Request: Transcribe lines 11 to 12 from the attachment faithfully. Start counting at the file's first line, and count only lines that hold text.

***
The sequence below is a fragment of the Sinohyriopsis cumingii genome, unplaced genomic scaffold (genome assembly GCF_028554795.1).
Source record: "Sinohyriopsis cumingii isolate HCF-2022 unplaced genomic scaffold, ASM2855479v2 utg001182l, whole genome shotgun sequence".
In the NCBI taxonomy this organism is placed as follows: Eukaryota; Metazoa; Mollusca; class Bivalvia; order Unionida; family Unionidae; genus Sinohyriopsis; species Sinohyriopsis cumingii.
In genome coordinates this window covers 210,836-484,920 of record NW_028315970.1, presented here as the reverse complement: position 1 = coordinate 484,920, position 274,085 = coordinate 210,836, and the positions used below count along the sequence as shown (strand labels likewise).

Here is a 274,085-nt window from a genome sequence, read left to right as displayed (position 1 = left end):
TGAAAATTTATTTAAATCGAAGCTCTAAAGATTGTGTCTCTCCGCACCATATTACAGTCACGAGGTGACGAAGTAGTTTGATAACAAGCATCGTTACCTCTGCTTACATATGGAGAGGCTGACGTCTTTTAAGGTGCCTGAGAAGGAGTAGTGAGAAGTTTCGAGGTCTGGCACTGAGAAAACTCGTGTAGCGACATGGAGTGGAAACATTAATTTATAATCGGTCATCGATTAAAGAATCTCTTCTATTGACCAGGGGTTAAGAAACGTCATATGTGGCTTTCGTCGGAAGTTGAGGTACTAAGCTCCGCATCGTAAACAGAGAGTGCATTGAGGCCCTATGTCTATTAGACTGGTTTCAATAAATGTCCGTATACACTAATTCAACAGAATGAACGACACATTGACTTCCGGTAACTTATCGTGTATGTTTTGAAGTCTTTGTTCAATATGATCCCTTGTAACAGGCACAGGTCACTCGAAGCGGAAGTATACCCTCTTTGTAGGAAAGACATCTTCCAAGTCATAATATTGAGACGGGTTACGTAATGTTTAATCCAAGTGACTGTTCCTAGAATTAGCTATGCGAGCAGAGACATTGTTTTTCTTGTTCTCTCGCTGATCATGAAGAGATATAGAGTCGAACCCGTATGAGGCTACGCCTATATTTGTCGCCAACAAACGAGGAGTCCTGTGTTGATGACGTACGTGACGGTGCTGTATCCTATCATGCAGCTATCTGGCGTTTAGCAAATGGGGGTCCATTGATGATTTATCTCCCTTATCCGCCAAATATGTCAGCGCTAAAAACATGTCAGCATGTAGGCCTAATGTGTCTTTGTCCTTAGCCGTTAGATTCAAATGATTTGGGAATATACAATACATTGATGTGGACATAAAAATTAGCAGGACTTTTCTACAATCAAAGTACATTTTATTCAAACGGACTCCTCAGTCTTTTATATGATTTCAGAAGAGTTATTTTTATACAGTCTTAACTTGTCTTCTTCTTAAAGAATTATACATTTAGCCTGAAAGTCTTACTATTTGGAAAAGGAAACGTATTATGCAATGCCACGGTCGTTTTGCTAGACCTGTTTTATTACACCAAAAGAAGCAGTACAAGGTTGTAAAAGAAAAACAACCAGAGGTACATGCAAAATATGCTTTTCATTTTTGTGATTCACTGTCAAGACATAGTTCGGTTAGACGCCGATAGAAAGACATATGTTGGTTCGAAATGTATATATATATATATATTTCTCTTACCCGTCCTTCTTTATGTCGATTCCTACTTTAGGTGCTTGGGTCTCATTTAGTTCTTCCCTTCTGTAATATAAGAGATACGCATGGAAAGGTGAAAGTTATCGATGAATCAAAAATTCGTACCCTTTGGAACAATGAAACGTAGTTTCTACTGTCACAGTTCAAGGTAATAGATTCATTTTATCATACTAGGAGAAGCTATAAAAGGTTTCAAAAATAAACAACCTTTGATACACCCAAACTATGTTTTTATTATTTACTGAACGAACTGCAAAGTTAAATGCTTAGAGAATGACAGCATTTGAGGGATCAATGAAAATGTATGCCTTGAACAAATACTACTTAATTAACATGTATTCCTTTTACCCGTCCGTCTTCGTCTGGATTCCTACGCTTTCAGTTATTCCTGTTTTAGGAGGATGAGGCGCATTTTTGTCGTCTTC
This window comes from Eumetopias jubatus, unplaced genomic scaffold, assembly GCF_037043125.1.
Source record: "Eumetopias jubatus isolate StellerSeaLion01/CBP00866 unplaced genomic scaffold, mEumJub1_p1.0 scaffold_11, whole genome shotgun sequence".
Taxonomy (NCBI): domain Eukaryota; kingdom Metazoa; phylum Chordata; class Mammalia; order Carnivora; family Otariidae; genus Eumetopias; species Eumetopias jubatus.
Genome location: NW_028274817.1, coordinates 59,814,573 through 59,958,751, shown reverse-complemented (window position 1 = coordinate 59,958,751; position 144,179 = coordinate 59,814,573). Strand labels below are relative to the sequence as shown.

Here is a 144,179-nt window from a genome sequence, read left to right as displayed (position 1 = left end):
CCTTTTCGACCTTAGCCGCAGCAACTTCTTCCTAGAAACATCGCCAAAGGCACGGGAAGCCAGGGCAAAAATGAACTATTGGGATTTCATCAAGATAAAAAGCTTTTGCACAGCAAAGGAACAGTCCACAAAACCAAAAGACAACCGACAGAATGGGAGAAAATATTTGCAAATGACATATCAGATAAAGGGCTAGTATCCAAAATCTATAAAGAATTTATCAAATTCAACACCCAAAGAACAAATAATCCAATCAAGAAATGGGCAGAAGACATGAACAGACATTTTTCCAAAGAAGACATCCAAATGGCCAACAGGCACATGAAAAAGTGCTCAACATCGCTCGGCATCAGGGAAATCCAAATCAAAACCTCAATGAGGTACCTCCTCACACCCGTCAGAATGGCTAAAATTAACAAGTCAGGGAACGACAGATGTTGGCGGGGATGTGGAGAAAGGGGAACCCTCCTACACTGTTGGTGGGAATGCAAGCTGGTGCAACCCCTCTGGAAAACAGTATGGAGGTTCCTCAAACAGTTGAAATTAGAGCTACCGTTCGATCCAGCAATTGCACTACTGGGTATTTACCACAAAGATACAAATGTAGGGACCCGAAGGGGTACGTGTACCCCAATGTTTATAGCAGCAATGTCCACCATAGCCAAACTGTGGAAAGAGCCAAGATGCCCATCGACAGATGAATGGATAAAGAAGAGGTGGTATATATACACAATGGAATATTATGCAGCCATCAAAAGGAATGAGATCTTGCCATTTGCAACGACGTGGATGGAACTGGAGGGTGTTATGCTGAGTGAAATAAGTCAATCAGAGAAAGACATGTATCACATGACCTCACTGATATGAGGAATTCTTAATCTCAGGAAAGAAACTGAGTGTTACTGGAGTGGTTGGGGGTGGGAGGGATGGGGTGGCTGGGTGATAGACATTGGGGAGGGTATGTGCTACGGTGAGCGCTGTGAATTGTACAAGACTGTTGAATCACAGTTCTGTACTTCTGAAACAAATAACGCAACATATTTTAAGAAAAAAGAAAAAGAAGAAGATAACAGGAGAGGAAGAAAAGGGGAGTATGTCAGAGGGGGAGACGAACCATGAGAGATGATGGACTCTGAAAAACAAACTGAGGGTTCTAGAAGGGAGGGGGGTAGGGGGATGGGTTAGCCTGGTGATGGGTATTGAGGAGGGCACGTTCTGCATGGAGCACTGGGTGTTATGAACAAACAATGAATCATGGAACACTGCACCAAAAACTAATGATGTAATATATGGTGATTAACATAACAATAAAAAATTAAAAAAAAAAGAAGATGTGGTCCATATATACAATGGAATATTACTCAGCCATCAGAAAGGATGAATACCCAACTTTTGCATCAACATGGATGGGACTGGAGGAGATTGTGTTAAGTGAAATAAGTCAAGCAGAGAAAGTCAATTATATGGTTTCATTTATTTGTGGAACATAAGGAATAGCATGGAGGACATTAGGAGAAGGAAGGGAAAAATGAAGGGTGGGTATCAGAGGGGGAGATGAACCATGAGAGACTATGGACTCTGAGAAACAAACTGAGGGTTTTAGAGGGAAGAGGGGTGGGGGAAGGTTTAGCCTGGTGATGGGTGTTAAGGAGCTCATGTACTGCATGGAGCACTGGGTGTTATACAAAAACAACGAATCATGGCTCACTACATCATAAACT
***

Here is a 144,179-nt window from a genome sequence, read left to right as displayed (position 1 = left end):
CCTTTTCGACCTTAGCCGCAGCAACTTCTTCCTAGAAACATCGCCAAAGGCACGGGAAGCCAGGGCAAAAATGAACTATTGGGATTTCATCAAGATAAAAAGCTTTTGCACAGCAAAGGAACAGTCCACAAAACCAAAAGACAACCGACAGAATGGGAGAAAATATTTGCAAATGACATATCAGATAAAGGGCTAGTATCCAAAATCTATAAAGAATTTATCAAATTCAACACCCAAAGAACAAATAATCCAATCAAGAAATGGGCAGAAGACATGAACAGACATTTTTCCAAAGAAGACATCCAAATGGCCAACAGGCACATGAAAAAGTGCTCAACATCGCTCGGCATCAGGGAAATCCAAATCAAAACCTCAATGAGGTACCTCCTCACACCCGTCAGAATGGCTAAAATTAACAAGTCAGGGAACGACAGATGTTGGCGGGGATGTGGAGAAAGGGGAACCCTCCTACACTGTTGGTGGGAATGCAAGCTGGTGCAACCCCTCTGGAAAACAGTATGGAGGTTCCTCAAACAGTTGAAATTAGAGCTACCGTTCGATCCAGCAATTGCACTACTGGGTATTTACCACAAAGATACAAATGTAGGGACCCGAAGGGGTACGTGTACCCCAATGTTTATAGCAGCAATGTCCACCATAGCCAAACTGTGGAAAGAGCCAAGATGCCCATCGACAGATGAATGGATAAAGAAGAGGTGGTATATATACACAATGGAATATTATGCAGCCATCAAAAGGAATGAGATCTTGCCATTTGCAACGACGTGGATGGAACTGGAGGGTGTTATGCTGAGTGAAATAAGTCAATCAGAGAAAGACATGTATCACATGACCTCACTGATATGAGGAATTCTTAATCTCAGGAAAGAAACTGAGTGTTACTGGAGTGGTTGGGGGTGGGAGGGATGGGGTGGCTGGGTGATAGACATTGGGGAGGGTATGTGCTACGGTGAGCGCTGTGAATTGTACAAGACTGTTGAATCACAGTTCTGTACTTCTGAAACAAATAACGCAACATATTTTAAGAAAAAAGAAAAAGAAGAAGATAACAGGAGAGGAAGAAAAGGGGAGTATGTCAGAGGGGGAGACGAACCATGAGAGATGATGGACTCTGAAAAACAAACTGAGGGTTCTAGAAGGGAGGGGGGTAGGGGGATGGGTTAGCCTGGTGATGGGTATTGAGGAGGGCACGTTCTGCATGGAGCACTGGGTGTTATGAACAAACAATGAATCATGGAACACTGCACCAAAAACTAATGATGTAATATATGGTGATTAACATAACAATAAAAAATTAAAAAAAAAAGAAGATGTGGTCCATATATACAATGGAATATTACTCAGCCATCAGAAAGGATGAATACCCAACTTTTGCATCAACATGGATGGGACTGGAGGAGATTGTGTTAAGTGAAATAAGTCAAGCAGAGAAAGTCAATTATATGGTTTCATTTATTTGTGGAACATAAGGAATAGCATGGAGGACATTAGGAGAAGGAAGGGAAAAATGAAGGGTGGGTATCAGAGGGGGAGATGAACCATGAGAGACTATGGACTCTGAGAAACAAACTGAGGGTTTTAGAGGGAAGAGGGGTGGGGGAAGGTTTAGCCTGGTGATGGGTGTTAAGGAGCTCATGTACTGCATGGAGCACTGGGTGTTATACAAAAACAACGAATCATGGCTCACTACATCATAAACT